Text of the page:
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'14 Vette surpasses '60 glory days.

Byline: Jason H. Harper

The Chevrolet Corvette has long been America's almost-great sports car.

In the 60 years since it first appeared, fans have eternally hoped that this time, this generation, the makers would get it right. It's our beloved underachiever.

And so comes the launch of the seventh generation, when the asterisks are smeared away and qualifiers become unnecessary. The brand-new C7 coupe is not only a great sports car; it's a great car -- full stop.

I, too, was holding my breath, expecting the Red Sox of the automotive world to choke again at the last moment, acquiescing to corporate penny pinchers and allowing substandard seats, ugly plastic and cheap knobs on the interior. As usual, potential buyers would look into the cockpit, shake their heads sadly and go buy a Porsche or BMW.

Pricing starts at $53,000 for the base and $63,800 for the top-line model with a sports performance package. With 455 horsepower, 460 pound-feet of torque and many standard performance and interior amenities, the Corvette far undercuts its European competitors.

First off, the interior is nice. The seats are not only comfortable, but they keep you from slipping around while cornering. The previous generation's was like sitting on ice in a wind storm, sliding wildly from side to side. The leather no longer looks like it made a stop in the vinyl factory. The setup is crafted around the driver, creating an intimate, uncluttered cockpit that leaves you in control. You also get a heck of a view of the road, the result of an incredibly low hood and low dashboard.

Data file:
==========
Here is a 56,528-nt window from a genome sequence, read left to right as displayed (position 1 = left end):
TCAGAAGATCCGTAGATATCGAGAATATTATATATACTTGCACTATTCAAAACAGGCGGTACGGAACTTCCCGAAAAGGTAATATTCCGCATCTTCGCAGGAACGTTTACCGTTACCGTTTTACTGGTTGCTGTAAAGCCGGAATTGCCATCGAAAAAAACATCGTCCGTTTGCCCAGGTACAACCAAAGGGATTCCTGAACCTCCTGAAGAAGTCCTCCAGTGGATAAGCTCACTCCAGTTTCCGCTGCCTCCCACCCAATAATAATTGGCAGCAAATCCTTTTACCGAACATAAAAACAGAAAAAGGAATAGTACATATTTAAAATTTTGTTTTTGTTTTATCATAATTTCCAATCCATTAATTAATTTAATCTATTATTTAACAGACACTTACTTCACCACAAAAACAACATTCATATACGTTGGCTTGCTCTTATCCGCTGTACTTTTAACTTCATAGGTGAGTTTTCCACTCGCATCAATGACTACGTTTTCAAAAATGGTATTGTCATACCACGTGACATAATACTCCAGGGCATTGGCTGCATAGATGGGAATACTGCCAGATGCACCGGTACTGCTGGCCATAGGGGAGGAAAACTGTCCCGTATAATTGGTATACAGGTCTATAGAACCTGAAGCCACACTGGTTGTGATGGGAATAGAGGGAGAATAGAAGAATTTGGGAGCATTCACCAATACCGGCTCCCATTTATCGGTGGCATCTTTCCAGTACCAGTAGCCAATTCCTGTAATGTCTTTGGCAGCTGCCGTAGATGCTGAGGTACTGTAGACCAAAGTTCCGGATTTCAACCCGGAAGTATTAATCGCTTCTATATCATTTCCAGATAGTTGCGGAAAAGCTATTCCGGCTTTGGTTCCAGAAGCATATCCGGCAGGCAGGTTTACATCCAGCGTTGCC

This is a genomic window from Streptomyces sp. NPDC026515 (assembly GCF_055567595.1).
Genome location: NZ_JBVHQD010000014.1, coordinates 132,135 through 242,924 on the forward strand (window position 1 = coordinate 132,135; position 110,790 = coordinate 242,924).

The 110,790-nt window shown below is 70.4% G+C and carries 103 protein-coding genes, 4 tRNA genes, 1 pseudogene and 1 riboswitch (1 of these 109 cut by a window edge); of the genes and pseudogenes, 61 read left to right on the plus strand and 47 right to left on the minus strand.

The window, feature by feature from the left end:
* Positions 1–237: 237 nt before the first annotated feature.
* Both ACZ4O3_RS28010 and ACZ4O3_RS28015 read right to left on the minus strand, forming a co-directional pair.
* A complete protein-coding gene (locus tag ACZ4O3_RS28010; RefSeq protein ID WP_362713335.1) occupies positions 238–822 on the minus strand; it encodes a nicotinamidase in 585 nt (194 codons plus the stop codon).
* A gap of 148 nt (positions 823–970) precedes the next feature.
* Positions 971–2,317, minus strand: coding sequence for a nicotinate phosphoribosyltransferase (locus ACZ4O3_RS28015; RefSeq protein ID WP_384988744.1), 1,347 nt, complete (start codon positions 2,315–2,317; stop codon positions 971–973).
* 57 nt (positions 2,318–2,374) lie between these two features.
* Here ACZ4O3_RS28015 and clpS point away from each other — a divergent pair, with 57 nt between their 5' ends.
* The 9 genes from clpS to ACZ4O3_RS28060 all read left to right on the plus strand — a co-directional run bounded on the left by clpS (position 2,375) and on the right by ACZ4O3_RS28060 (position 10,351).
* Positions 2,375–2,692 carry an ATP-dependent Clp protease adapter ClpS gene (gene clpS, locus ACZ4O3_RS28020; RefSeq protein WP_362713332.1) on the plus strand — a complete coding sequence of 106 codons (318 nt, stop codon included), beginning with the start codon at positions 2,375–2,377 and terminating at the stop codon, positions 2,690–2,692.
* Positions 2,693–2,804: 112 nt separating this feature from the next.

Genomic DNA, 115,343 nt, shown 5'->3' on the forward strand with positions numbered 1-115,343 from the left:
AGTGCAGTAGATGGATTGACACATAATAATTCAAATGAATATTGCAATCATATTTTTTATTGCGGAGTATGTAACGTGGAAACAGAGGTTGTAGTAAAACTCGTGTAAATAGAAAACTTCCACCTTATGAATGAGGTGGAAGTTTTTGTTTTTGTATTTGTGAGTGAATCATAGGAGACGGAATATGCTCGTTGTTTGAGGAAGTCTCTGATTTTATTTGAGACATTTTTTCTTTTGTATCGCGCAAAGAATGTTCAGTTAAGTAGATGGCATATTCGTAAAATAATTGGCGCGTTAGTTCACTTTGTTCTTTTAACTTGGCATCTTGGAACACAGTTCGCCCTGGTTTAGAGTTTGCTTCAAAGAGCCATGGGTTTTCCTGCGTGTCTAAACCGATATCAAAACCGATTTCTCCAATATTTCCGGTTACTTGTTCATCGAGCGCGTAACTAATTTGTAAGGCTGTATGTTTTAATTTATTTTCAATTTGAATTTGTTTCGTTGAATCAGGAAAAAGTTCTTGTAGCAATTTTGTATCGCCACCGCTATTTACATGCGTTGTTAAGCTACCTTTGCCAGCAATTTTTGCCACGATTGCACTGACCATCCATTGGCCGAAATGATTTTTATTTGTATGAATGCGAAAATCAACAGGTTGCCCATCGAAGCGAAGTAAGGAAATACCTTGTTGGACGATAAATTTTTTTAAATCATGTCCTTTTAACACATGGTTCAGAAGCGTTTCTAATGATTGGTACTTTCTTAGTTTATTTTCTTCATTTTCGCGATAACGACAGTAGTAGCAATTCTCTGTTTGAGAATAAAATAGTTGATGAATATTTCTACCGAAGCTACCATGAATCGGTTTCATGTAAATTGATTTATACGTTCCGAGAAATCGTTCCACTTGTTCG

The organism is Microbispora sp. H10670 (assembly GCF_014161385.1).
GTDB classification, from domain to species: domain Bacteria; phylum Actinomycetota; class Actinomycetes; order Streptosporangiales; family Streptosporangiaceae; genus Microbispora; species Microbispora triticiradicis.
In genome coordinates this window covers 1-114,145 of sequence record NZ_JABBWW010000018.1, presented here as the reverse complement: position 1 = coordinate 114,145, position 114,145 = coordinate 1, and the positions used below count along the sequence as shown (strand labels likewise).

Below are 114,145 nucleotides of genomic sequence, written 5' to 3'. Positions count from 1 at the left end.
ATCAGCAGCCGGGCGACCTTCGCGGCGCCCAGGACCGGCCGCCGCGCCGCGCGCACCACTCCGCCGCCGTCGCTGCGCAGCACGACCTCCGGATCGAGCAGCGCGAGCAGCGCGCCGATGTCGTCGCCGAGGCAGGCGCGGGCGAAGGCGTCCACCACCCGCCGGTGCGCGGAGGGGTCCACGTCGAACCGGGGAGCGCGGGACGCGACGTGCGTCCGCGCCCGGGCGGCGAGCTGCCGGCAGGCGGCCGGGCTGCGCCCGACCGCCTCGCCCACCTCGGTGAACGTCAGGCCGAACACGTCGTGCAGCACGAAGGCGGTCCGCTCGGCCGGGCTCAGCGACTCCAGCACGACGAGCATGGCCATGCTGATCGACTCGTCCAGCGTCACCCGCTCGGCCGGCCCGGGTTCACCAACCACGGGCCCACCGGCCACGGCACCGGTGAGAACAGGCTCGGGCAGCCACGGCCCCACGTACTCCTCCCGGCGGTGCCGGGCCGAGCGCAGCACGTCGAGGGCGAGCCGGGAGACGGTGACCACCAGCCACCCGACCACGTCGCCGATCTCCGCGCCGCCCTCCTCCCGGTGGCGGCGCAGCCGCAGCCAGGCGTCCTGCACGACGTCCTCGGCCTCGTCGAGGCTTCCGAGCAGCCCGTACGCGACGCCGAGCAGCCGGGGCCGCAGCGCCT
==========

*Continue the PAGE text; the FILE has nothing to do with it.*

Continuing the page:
So the Corvette's lousy interior is lousy no more. Let's move on to the thing I've always liked: The way it drives. The 'Vette is an ultra-competitive player on the racetrack and is far wieldier than many give it credit for. A tail-happy, high-horsepower beast, it's never had a light touch exactly, but you could do wonderful things with it.

The C7, available with a seven-speed manual or six-speed automatic, gambols down straights with mad abandon and performs smoky burnouts on command. Standard stuff. But I took it on an autocross -- a tight track on a parking lot bounded by safety cones -- and it showed a surprising delicacy. It was able to hopscotch through tight, tricky curves with total control.

Then I took off the traction control and performed four-wheel drifts around the same corners, handling it like a hooligan. In either driving style, the car is commanding. The $2,800 Z51 performance package is an absolute must. An optional exhaust system brings the horsepower to 460 and pound-feet of torque to 465. Even with all that oomph, it gets 29 miles per gallon on the open road. That's better than a Honda Odyssey.

The C7 looks radically different from any Corvette before it. The 1960s drop--dead gorgeous C2 was called the "Sting Ray,'' a moniker that has taken on legendary status. By the time Chevy abandoned the name in the 1970s, the aura of Corvette cool had already disappeared.

After the prototypes of the new car were driven, Chevy executives had a long discussion and decided that the new car was worthy -- and so the seventh generation car is officially the Corvette Stingray.
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Author:Harper, Jason H.
Publication:Telegram & Gazette (Worcester, MA)
Date:Sep 15, 2013
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